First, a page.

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Currently, food allergy management includes complete avoidance of the trigger foods, waiting for the child to outgrow the allergy or treating allergic reactions if and when they occur. However, these common foods are difficult to avoid and waiting for the allergy to occur and then treat it could be life-threatening.

The Centers for Disease Control and Prevention statistics show that food allergies are on the rise in the United States. Three million children now have at least one food allergy, which is an 18% jump from 10 years ago. Milk allergy is the most prevalent type of food allergy.

Since the quality of life of a child with a food allergy is severely impaired, there is an urgent need for therapies that would go beyond strict food avoidance or waiting for the child to outgrow the allergy.

According to the results of a study led by the Johns Hopkins Children's Center,
giving children who suffer from milk allergies increasingly higher doses of milk over time may ease, and even help them completely overcome, their allergic reactions.

This is the first-ever double-blinded and placebo-controlled study of milk immunotherapy and although there were only 19 study participants, the findings are illuminating and encouraging.

A group of children receiving milk powder was compared to a group of children receiving placebo identical in appearance and taste to real milk powder. In the rigorous research setup that was designed to minimize the chance for error and bias, neither patients nor researchers knew which child received which powder.

The researchers believe that the oral immunotherapy gradually retrains the immune system to completely disregard or to better tolerate the allergens in milk that previously caused allergic reactions. These findings suggest that oral immunotherapy may be the closest thing yet to a 'true' treatment for food allergies.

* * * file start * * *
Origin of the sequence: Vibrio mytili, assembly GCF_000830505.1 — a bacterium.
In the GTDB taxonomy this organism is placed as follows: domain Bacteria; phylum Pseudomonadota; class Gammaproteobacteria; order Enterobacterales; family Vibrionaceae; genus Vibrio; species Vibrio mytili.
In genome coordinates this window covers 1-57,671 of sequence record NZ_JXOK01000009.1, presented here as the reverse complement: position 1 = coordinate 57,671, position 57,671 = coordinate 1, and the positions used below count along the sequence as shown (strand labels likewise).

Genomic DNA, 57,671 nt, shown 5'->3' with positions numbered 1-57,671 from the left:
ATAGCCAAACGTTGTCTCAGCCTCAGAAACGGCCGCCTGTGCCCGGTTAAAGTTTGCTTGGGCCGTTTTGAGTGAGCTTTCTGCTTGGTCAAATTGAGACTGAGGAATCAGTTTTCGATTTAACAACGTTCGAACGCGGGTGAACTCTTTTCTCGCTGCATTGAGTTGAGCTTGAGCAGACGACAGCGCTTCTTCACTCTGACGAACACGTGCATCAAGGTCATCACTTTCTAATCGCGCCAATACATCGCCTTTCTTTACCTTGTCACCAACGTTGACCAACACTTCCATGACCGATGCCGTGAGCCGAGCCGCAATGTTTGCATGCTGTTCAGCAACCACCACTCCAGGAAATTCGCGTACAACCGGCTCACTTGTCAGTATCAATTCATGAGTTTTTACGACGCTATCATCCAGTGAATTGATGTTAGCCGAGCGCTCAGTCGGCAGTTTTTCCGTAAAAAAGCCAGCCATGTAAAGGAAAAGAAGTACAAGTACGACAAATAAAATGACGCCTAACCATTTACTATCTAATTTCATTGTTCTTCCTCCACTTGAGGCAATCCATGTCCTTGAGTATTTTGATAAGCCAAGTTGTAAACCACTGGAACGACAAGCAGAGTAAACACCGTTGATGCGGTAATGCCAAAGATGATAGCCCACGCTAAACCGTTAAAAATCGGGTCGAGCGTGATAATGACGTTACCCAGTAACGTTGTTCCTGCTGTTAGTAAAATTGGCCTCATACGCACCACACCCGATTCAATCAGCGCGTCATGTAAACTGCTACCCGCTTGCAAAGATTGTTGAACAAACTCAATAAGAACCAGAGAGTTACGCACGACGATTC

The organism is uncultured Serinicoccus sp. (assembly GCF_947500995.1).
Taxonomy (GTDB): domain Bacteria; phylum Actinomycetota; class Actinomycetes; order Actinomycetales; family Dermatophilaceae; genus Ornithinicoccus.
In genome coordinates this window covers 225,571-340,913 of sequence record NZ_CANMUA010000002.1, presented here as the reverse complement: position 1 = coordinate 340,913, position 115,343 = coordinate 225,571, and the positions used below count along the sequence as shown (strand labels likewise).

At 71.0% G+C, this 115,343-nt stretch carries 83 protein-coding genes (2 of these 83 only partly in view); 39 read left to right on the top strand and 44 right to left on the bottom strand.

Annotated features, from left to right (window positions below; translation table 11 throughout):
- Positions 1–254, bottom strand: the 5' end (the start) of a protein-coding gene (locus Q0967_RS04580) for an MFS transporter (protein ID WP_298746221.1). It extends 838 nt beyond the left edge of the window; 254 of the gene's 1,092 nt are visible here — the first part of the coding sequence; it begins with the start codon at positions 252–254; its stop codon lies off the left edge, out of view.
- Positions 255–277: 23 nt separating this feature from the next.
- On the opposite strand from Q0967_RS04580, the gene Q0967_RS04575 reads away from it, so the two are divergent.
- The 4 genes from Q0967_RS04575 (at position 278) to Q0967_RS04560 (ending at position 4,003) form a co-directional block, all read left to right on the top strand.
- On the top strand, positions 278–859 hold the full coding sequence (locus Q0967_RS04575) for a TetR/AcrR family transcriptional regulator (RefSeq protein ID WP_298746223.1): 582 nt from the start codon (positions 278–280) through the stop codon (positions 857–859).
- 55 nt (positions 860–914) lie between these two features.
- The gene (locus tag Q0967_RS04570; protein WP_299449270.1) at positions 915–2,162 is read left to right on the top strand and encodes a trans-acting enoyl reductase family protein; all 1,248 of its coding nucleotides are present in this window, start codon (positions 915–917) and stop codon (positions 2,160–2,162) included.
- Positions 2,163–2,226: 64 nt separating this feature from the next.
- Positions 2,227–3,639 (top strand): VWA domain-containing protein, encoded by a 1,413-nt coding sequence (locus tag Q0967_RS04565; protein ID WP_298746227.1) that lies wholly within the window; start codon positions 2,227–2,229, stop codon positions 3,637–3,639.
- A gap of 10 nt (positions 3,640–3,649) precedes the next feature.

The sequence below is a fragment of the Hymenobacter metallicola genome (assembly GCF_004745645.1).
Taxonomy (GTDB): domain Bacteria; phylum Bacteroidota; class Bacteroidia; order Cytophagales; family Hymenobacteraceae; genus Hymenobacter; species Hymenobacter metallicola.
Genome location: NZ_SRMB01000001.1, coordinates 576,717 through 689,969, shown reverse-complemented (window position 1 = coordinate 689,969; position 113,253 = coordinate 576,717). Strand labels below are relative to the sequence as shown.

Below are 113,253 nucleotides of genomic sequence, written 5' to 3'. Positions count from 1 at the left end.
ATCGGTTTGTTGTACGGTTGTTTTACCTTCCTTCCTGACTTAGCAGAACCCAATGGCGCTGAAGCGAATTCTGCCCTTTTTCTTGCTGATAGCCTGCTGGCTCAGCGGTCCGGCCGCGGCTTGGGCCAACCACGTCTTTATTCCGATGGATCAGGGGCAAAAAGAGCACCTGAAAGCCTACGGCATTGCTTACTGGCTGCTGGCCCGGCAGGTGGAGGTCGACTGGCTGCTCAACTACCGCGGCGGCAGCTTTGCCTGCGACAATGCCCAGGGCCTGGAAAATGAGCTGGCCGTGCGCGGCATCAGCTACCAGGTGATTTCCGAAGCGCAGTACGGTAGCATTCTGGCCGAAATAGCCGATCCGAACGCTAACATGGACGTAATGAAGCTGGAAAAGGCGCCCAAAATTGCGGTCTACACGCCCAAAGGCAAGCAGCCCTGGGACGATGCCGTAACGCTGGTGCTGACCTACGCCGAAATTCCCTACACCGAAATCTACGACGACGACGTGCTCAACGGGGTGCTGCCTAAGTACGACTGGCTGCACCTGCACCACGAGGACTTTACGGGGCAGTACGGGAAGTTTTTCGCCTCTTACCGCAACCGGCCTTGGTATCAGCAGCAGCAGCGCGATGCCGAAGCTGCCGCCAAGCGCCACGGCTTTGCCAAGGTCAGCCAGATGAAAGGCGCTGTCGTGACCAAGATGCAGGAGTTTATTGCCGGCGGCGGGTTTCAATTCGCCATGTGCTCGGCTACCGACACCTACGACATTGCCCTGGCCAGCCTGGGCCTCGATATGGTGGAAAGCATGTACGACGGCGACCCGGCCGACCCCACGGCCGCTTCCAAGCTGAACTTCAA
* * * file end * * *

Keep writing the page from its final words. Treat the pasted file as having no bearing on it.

The Hopkins group is studying oral immunotherapy in children with egg allergy to determine whether increasingly higher doses of egg protein can help resolve their allergy.

The researchers advise parents and caregivers not to try oral immunotherapy without medical supervision.

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The use of an allergen to desensitize the body's reaction to the same allergen can be a very dangerous proposition. I think the John Hopkin's study was a success at least partly because milk and egg usually result in relatively mild allergic reactions that are non-life threatening. I seriously doubt that oral immunotherapy can be applied on a broader scale to include more serious and life-threatening allergic reactions, where even an extremely tiny amount of the allergen can kill. I think it is more important to identify the environmental triggers that are responsible for the sharp increase in food allergies in children.
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